This post was originally published July 14, 2014.

Today I’m thrilled to present this interview with writer, publisher, and library-haunter Ander Monson. He’s here today to talk about his relationship to libraries, why he’s passionate about books as physical objects, and his intriguing new book project from Graywolf Press (forthcoming February 2015). Enjoy! ~ Laura

Library as Incubator Project (LAIP): Tell us about yourself. Who are you, and what sort of creative work do you do?

Ander Monson.

Ander Monson.

Ander Monson (AM): I’m a writer primarily, author of six books (the newest being Letter to a Future Lover), but I’m also an editor, publisher, and designer. I run a small press called New Michigan Press and a literary magazine, DIAGRAM. My other books are fiction, nonfiction, and poetry, and I tend to be very invested in the artifact of the book (hence the box project). Having said that I’m also a bit of a technologist; my last book Vanishing Point tried to find a way to merge the print book and the website (which you can find at

LAIP: What prompted your “haunting” of libraries – why seek out libraries as a place to work? What is it about them that is attractive for a writer like yourself?

AM: In some ways this library haunting was a response to Vanishing Point, which tried to fuse the print and digital. I love both, but never really liked the ebook format nor do I generally respond to digital format for books (books are to me a physical thing; there are plenty of ways for texts to work digitally, but generally not books, I don’t think), and because of my experiments with the digital book, I got a lot of questions about it, which prompted me to do some thinking about what it was that bothered me about digital formats (even as I love the convenience of the pdf etc.). The main thing I realized was that I wanted the feeling of having read a book, of experiencing it again, sometimes along with the traces of others (via marginalia, especially), even if those others were just me at 17 with my stupid margin notes or whatever.

I’ve always loved libraries (my wife was a librarian in Tuscaloosa, Alabama, until we left for Michigan some years ago) and have often worked in them. As a writer, I often find myself looking for inputs while I’m writing, and typically those inputs come from books and sentences I’m reading, so why not go to where the books are, I figured?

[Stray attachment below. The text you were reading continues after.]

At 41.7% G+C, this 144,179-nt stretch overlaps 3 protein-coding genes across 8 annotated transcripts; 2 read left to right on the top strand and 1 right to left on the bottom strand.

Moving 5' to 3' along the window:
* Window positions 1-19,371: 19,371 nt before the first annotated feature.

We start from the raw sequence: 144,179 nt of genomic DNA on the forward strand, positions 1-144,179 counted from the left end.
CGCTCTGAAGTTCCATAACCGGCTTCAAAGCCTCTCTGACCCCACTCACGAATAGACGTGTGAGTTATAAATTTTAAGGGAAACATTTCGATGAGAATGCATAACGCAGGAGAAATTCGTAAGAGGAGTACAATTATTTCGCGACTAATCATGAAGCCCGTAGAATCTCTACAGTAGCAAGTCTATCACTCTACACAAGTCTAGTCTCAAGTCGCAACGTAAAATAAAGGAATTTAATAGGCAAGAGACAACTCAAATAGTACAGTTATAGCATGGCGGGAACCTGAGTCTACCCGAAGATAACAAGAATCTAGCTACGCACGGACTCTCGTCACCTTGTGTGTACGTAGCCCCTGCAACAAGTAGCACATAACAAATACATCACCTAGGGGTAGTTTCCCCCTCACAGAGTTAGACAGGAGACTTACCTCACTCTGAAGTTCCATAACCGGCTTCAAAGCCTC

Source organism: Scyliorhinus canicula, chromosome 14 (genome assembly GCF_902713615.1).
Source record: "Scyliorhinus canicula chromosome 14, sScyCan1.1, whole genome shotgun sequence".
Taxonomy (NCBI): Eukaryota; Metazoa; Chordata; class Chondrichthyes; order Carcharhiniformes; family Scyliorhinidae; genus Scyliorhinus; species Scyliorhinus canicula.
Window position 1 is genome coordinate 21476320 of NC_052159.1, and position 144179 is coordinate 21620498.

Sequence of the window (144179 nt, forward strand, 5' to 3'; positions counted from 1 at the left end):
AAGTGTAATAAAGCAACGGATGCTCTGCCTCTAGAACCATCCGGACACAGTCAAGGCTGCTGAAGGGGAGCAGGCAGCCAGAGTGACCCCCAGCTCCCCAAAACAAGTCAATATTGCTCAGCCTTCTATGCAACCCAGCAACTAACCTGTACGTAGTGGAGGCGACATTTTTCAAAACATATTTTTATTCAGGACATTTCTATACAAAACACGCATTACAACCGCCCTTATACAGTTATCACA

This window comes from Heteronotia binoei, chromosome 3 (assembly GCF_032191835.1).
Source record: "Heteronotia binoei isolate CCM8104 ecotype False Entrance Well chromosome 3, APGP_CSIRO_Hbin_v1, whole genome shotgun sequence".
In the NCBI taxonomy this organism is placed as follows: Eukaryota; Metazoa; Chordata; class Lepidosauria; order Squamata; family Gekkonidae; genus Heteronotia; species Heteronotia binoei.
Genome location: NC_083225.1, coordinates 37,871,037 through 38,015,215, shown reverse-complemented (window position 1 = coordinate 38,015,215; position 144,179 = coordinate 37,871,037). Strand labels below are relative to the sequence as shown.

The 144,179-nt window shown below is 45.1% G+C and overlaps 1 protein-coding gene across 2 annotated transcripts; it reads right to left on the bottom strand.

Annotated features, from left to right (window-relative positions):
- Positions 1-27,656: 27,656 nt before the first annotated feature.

And what I found, then, was that there was a lot to find in libraries beyond just the printed books. There was a lot more to books than just the printed words. I don’t know why I needed a reminder about it, but then working in libraries, I kept finding and being drawn to human traces: the things I found there, not just the books themselves, but the stuff in the books, the stuff that communicated a reader’s experience with a text, even if it wasn’t always in positive ways. (One of the more spectacular things I found was this extensive defacing of over 300 books in the University of Arizona libraries by the same guy, who would mark up 300 pages of, say, a big book like The Gay & Lesbian Encyclopedia—and he’d reveal himself unintentionally (he clearly appeared to be a closeted guy who was somehow set off by all these biographies) in his homophobic, pathological marginalia—and I found this fascinating. I mean, you’re never going to find something like that reading a pdf.

LAIP: As a writer, what does your ideal library look like? What is it like? What is in it?


Man, my ideal library has everything, is infinite and is perfectly preserved.

I guess therefore it’d be unusable, but I really dislike getting rid of books and hate seeing libraries discard materials (except insofar as I am the recipient of these discards–I’m a collector of old dictionaries and old ephemera and books, something that shows up in the magazine I edit, DIAGRAM, which features a lot of old schematics and diagrams). Nothing would be weeded unless I willed it. And it wouldn’t just be books. Video games in particular continue to be important texts for me, and I try to keep many of the ones I remember best, even if they’re no longer playable. Still the box art on, say, the game Starflight, is enough to prompt emotions as vividly as remembering a readthrough of a novel I loved when I was fifteen.

LAIP: Can you elaborate on a comment you made in a note to the LAIP, that “a library isn’t just a repository for information but a medium through which we speak to the future”? How did this idea play into your new book’s title, Letter to a Future Lover?

AM: Certainly many writers conceive of what we do as writing to the future–or writing to readers (which means future readers). Then books are (one of) the media we use to speak to the future reader. They’re maybe the most intimate, because their form is physical and meant–like a kiss–for one person at a time. The proper–or most efficient, in terms of speaking to the most people—venue for books is a library. And what became clear to me, reading what people wrote or left in books, was that a lot of readers use books–others’ books, books they didn’t write–as things to write to others in (there’s a particularly spectacular inscription I found in a copy of Gary Snyder’s book of poetry, Turtle Island, that makes this point). So I started writing these little essays and publishing them back into the books and libraries where I found them, writing them explicitly for someone else to find, someone who found their way to this book or this shelf in this space in who knows how many years. It’s a slow method of communication, but I believe it’s an important one.

So the essays are individually letters to lovers of the future, and the book is collectively a letter to the future, which I am sure will include libraries, central as they are to how we think about ourselves as a culture and as humans.

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